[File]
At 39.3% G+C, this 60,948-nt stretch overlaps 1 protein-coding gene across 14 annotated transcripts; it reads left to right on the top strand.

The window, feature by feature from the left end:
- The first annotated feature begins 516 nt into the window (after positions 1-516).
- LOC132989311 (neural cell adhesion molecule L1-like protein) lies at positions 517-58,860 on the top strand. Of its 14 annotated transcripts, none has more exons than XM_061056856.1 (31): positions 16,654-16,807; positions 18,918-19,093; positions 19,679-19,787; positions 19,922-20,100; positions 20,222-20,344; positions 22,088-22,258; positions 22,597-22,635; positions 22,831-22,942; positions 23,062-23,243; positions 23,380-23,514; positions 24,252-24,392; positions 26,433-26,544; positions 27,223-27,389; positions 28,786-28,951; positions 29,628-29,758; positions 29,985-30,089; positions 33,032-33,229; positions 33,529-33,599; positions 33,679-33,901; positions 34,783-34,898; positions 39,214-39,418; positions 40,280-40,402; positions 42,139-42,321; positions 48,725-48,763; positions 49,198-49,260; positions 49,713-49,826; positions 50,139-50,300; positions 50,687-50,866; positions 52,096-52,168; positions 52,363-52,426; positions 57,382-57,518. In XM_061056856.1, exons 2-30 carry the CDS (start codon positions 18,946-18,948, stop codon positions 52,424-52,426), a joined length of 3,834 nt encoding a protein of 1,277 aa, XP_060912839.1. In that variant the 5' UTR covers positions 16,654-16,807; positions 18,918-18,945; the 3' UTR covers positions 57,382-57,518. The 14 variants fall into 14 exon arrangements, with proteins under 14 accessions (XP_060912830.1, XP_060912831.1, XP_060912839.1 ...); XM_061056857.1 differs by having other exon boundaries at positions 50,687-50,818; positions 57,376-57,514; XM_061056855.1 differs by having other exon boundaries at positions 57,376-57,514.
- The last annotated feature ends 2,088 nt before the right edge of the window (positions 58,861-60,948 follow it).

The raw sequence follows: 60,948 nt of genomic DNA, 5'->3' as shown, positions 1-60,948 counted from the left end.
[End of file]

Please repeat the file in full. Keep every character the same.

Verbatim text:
At 39.3% G+C, this 60,948-nt stretch overlaps 1 protein-coding gene across 14 annotated transcripts; it reads left to right on the top strand.

The window, feature by feature from the left end:
- The first annotated feature begins 516 nt into the window (after positions 1-516).
- LOC132989311 (neural cell adhesion molecule L1-like protein) lies at positions 517-58,860 on the top strand. Of its 14 annotated transcripts, none has more exons than XM_061056856.1 (31): positions 16,654-16,807; positions 18,918-19,093; positions 19,679-19,787; positions 19,922-20,100; positions 20,222-20,344; positions 22,088-22,258; positions 22,597-22,635; positions 22,831-22,942; positions 23,062-23,243; positions 23,380-23,514; positions 24,252-24,392; positions 26,433-26,544; positions 27,223-27,389; positions 28,786-28,951; positions 29,628-29,758; positions 29,985-30,089; positions 33,032-33,229; positions 33,529-33,599; positions 33,679-33,901; positions 34,783-34,898; positions 39,214-39,418; positions 40,280-40,402; positions 42,139-42,321; positions 48,725-48,763; positions 49,198-49,260; positions 49,713-49,826; positions 50,139-50,300; positions 50,687-50,866; positions 52,096-52,168; positions 52,363-52,426; positions 57,382-57,518. In XM_061056856.1, exons 2-30 carry the CDS (start codon positions 18,946-18,948, stop codon positions 52,424-52,426), a joined length of 3,834 nt encoding a protein of 1,277 aa, XP_060912839.1. In that variant the 5' UTR covers positions 16,654-16,807; positions 18,918-18,945; the 3' UTR covers positions 57,382-57,518. The 14 variants fall into 14 exon arrangements, with proteins under 14 accessions (XP_060912830.1, XP_060912831.1, XP_060912839.1 ...); XM_061056857.1 differs by having other exon boundaries at positions 50,687-50,818; positions 57,376-57,514; XM_061056855.1 differs by having other exon boundaries at positions 57,376-57,514.
- The last annotated feature ends 2,088 nt before the right edge of the window (positions 58,861-60,948 follow it).

The raw sequence follows: 60,948 nt of genomic DNA, 5'->3' as shown, positions 1-60,948 counted from the left end.